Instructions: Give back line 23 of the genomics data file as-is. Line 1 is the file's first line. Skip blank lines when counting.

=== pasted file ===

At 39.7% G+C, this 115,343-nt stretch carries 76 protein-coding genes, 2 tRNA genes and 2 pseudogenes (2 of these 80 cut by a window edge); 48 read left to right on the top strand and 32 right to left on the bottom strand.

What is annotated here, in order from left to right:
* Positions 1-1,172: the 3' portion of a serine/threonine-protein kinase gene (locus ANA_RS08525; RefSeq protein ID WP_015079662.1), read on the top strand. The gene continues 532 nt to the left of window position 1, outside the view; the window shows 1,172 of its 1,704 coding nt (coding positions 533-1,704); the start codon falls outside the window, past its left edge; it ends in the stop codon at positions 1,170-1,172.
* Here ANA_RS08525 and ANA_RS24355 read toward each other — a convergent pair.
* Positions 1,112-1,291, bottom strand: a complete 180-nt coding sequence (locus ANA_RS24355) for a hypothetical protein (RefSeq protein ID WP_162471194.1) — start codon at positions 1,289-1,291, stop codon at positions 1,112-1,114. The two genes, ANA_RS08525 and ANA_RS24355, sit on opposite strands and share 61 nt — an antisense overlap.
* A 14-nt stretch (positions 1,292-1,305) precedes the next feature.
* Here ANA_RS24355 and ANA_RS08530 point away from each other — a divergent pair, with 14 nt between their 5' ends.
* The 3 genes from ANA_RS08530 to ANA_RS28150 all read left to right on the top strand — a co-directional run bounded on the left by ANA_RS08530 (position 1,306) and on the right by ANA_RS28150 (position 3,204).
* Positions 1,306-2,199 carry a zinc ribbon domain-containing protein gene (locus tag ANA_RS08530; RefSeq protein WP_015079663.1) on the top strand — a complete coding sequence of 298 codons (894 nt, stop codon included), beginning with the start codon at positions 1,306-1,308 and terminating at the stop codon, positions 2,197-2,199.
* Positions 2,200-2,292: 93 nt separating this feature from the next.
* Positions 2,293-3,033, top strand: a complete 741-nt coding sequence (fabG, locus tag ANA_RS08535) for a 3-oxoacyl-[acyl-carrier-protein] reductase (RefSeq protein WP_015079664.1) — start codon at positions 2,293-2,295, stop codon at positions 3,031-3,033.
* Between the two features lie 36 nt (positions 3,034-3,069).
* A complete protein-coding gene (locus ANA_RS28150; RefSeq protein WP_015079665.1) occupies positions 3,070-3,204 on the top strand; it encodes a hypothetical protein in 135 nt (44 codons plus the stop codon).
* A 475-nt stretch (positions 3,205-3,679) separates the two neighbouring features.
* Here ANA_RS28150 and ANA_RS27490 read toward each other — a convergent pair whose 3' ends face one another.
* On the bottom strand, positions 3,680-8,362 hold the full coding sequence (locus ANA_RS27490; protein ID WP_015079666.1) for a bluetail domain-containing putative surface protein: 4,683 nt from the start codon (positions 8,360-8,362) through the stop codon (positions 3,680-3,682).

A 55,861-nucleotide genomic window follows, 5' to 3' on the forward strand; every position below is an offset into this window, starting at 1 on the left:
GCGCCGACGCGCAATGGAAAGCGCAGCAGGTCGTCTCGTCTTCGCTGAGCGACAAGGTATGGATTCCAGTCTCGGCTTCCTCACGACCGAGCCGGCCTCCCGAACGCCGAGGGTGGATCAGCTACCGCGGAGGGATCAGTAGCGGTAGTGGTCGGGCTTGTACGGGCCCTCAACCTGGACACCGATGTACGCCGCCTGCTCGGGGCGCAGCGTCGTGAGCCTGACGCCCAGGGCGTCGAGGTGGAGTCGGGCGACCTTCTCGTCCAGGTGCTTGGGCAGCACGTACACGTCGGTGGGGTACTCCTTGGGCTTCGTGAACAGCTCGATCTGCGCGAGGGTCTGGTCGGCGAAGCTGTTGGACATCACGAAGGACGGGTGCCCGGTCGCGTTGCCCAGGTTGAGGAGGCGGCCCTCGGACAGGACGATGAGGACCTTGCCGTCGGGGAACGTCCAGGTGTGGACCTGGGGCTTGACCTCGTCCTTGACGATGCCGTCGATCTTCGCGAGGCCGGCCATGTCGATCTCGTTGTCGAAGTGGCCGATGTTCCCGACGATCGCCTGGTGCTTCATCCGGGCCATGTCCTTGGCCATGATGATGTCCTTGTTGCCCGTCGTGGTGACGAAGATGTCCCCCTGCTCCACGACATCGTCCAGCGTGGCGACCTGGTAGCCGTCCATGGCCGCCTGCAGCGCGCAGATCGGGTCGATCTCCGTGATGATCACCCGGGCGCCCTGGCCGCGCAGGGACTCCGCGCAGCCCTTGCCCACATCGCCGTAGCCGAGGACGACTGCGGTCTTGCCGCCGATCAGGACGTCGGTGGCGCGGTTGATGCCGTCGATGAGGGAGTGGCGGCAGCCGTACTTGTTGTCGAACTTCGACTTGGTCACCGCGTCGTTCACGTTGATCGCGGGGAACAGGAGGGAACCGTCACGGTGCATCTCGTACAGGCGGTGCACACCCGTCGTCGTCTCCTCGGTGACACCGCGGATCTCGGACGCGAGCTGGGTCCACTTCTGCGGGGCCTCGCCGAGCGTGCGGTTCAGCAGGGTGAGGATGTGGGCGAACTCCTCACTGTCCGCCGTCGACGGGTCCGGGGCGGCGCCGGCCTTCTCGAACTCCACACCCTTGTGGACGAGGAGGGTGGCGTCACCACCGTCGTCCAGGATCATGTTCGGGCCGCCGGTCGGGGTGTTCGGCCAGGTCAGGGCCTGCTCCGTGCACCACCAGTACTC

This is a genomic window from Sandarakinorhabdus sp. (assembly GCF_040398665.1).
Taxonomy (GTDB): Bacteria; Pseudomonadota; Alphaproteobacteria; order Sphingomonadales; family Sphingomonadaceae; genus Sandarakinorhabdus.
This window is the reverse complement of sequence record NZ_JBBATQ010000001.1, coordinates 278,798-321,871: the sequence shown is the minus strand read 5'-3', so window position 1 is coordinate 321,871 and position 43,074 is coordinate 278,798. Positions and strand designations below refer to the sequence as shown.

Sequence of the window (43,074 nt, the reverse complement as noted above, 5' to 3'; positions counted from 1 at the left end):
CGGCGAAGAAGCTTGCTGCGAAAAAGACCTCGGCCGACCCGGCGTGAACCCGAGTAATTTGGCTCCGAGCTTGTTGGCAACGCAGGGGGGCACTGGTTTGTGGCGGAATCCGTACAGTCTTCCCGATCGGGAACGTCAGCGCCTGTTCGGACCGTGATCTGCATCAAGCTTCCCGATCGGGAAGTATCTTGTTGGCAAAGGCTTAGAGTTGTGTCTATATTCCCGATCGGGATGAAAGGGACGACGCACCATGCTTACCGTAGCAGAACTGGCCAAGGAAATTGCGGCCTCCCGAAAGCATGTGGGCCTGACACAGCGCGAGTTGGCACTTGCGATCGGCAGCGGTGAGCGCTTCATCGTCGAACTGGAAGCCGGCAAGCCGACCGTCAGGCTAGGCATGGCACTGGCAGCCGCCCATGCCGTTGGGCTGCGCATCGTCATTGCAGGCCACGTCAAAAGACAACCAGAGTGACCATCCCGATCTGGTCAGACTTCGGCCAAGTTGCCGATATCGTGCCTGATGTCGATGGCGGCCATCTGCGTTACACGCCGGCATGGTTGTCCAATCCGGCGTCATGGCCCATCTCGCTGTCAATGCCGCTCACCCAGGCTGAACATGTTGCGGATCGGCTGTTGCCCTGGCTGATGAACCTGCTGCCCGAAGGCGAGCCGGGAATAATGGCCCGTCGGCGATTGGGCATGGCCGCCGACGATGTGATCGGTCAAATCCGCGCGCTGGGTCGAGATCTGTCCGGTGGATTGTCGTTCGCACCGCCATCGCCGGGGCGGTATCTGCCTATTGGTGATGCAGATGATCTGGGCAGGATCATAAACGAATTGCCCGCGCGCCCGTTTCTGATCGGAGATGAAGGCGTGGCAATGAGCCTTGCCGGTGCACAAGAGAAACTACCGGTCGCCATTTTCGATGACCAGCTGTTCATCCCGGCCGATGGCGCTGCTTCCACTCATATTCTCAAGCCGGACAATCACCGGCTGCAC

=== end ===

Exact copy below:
CGGCGAAGAAGCTTGCTGCGAAAAAGACCTCGGCCGACCCGGCGTGAACCCGAGTAATTTGGCTCCGAGCTTGTTGGCAACGCAGGGGGGCACTGGTTTGTGGCGGAATCCGTACAGTCTTCCCGATCGGGAACGTCAGCGCCTGTTCGGACCGTGATCTGCATCAAGCTTCCCGATCGGGAAGTATCTTGTTGGCAAAGGCTTAGAGTTGTGTCTATATTCCCGATCGGGATGAAAGGGACGACGCACCATGCTTACCGTAGCAGAACTGGCCAAGGAAATTGCGGCCTCCCGAAAGCATGTGGGCCTGACACAGCGCGAGTTGGCACTTGCGATCGGCAGCGGTGAGCGCTTCATCGTCGAACTGGAAGCCGGCAAGCCGACCGTCAGGCTAGGCATGGCACTGGCAGCCGCCCATGCCGTTGGGCTGCGCATCGTCATTGCAGGCCACGTCAAAAGACAACCAGAGTGACCATCCCGATCTGGTCAGACTTCGGCCAAGTTGCCGATATCGTGCCTGATGTCGATGGCGGCCATCTGCGTTACACGCCGGCATGGTTGTCCAATCCGGCGTCATGGCCCATCTCGCTGTCAATGCCGCTCACCCAGGCTGAACATGTTGCGGATCGGCTGTTGCCCTGGCTGATGAACCTGCTGCCCGAAGGCGAGCCGGGAATAATGGCCCGTCGGCGATTGGGCATGGCCGCCGACGATGTGATCGGTCAAATCCGCGCGCTGGGTCGAGATCTGTCCGGTGGATTGTCGTTCGCACCGCCATCGCCGGGGCGGTATCTGCCTATTGGTGATGCAGATGATCTGGGCAGGATCATAAACGAATTGCCCGCGCGCCCGTTTCTGATCGGAGATGAAGGCGTGGCAATGAGCCTTGCCGGTGCACAAGAGAAACTACCGGTCGCCATTTTCGATGACCAGCTGTTCATCCCGGCCGATGGCGCTGCTTCCACTCATATTCTCAAGCCGGACAATCACCGGCTGCAC